Gal Vihara Etched In Stone

March 2011| 971 views

The majestic Samadhi Statue – Lord Buddha is seated under a framed arch, adorned with objects and symbols

Observing the four statues, housed at the Gal Vihara Rock Temple, from afar, we are overwhelmed by its sheer magnificence and charm. Hewn out of solid granite, each figure is deeply expressive and intricately carved, with their details elaborately and perfectly captured by the craftsman. Although we’ve stood here before, gazing above at these colossal creations, we are once again left astounded, as we pay reverence to these wonders.

Words Madhushala Senaratne Photographs Mahesh Prasantha

Believed to have been constructed by King Parakramabahu, the Great, during the 12th Century, the statues are carved out of a cliff that extends over a length of 180ft and a height of 30ft. Yet, what is so captivating about these larger than life portrayals of Lord Buddha is that they are designed in such an exquisite and brilliant manner, that one marvels at the unmatched skills of the craftsmen of the bygone era.

Although now only one statue is housed in an enclosed area, history chronicles that the Gal Vihara Rock Temple consisted of four separate cave shrines, namely, the Cave of Vijjadhara, the Excavated Cave, the Cave of the Standing One and the Cave of the Reclining Image, each housing one of the images seen today.

On the left corner is an elegantly carved seated statue of Lord Buddha, said to have been housed in the Cave of Vijjadhara. Also referred to as the Samadi Statue, the 15ft high statue depicts Lord Buddha in a meditative posture or Dhyana Mudra. Seated under a thorana or framed arch, adorned with images and objects, it displays the great reverence attached to Lord Buddha. The four miniscule Buddha statues that are designed in meditative pose, looking out from their dwellings, are said to portray the previous Buddhas and those of the future. The arch is also dotted with symbols of lotuses and diamonds. The pedestal upon which the statue is seated contains images of lions and vajra, a ritual object, and is said to portray Lord Buddha’s sublimity and nobleness of character.

A similar, yet smaller statue is housed in the Excavated Cave. The arch that is carved behind this statue is also richly decorated with symbols and figures. The statue is seated on a lotus pedestal and flanked by two devas, believed to be Brahma and Vishnu. The cave also contains frescoes and located outside the cave is an ordinance inscription.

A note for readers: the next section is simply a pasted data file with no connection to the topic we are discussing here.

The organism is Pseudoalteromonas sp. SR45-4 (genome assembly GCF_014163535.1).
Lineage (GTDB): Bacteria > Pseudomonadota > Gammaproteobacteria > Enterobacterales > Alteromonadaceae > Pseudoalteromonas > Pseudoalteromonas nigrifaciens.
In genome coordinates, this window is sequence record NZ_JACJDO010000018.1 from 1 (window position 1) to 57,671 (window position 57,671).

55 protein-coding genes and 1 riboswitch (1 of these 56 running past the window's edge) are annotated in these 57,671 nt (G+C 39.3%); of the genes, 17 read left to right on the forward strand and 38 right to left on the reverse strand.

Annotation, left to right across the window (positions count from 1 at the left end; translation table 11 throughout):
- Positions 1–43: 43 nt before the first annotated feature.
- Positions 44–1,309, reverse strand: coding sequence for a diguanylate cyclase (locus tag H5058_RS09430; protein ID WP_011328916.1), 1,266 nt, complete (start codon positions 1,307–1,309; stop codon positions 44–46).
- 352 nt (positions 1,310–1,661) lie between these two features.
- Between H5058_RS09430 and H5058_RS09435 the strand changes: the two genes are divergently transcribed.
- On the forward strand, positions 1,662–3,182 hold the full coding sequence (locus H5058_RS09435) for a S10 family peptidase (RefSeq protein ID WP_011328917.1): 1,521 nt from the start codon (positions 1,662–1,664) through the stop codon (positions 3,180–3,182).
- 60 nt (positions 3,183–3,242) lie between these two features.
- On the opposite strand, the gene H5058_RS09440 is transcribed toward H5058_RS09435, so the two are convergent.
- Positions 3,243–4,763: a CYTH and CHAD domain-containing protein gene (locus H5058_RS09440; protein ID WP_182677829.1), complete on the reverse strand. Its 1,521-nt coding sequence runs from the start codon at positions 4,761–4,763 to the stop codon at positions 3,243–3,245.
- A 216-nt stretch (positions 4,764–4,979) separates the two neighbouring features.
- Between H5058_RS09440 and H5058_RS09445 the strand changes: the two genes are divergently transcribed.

The Samadi Statue depicts Buddha in a meditative posture or Dhyana Mudra… seated under a thorana or framed arch, adorned with images and objects, displaying the great reverence attached to Lord Buddha

Historians debate over the standing statue that was at one time in the Cave of the Standing One. Some believe this 22ft high and 9ft wide statue as that of Ven Ananda Thero. With his eyes half closed and arms folded, there is a deep expression of sadness portrayed through this image, and many believe that the Thero here is mourning the passing away of Lord Buddha, as the Enlightened One has passed this stage of deep sorrow. The statue’s location, nearby the reclining statue of Lord Buddha, further adds to this claim.

The rough face of the granite has been carved out to acutely capture the solemn expressions

However, other historians refer to the statue’s many distinguishing features such as the length of the ears, the hair curled rightwards and it standing on a padmasana, or a double lotus pedestal. Such notable features indicate that this is indeed the statue of Lord Buddha, as Ananda Thero had not yet attained enlightenment.

The last statue, the reclining image of Lord Buddha is 46ft in length. The rough face of the granite has been carved out to acutely capture the solemn expressions. Some argue that this illustrates the passing away of Lord Buddha. This is evident in the manner in which the feet are placed – with the left foot slightly drawn back over the right foot, whereas if it was Lord Buddha in reclining position, the feet would have been placed together. However, others argue that this was done so to avoid discomfort. In addition, the Cave is named ‘Nipannapatima Guha’, translating to Cave of the Recumbent Image, which is also significant.

2600th Sambuddha Jayanti
This year marks the 2600th year since the enlightenment of the Buddha with the Sambuddha Jayanthi. The attainment of Nirvana and Buddhahood by the Siddhartha Gauthama is recalled by Buddhists all over the world with profound veneration.

The great craftsmanship lies not merely in the magnitude of these structures, but rather in the ability of the craftsman to acutely capture each expression and characteristic of Lord Buddha. There is a sense of serenity surrounding the statues and we continue to observe these masterpeices, awed by its majesticity and grandeur. Walking back, we glance its way one more time, and it seems as if the statues are gracefully looking back at the many visitors who walk towards it.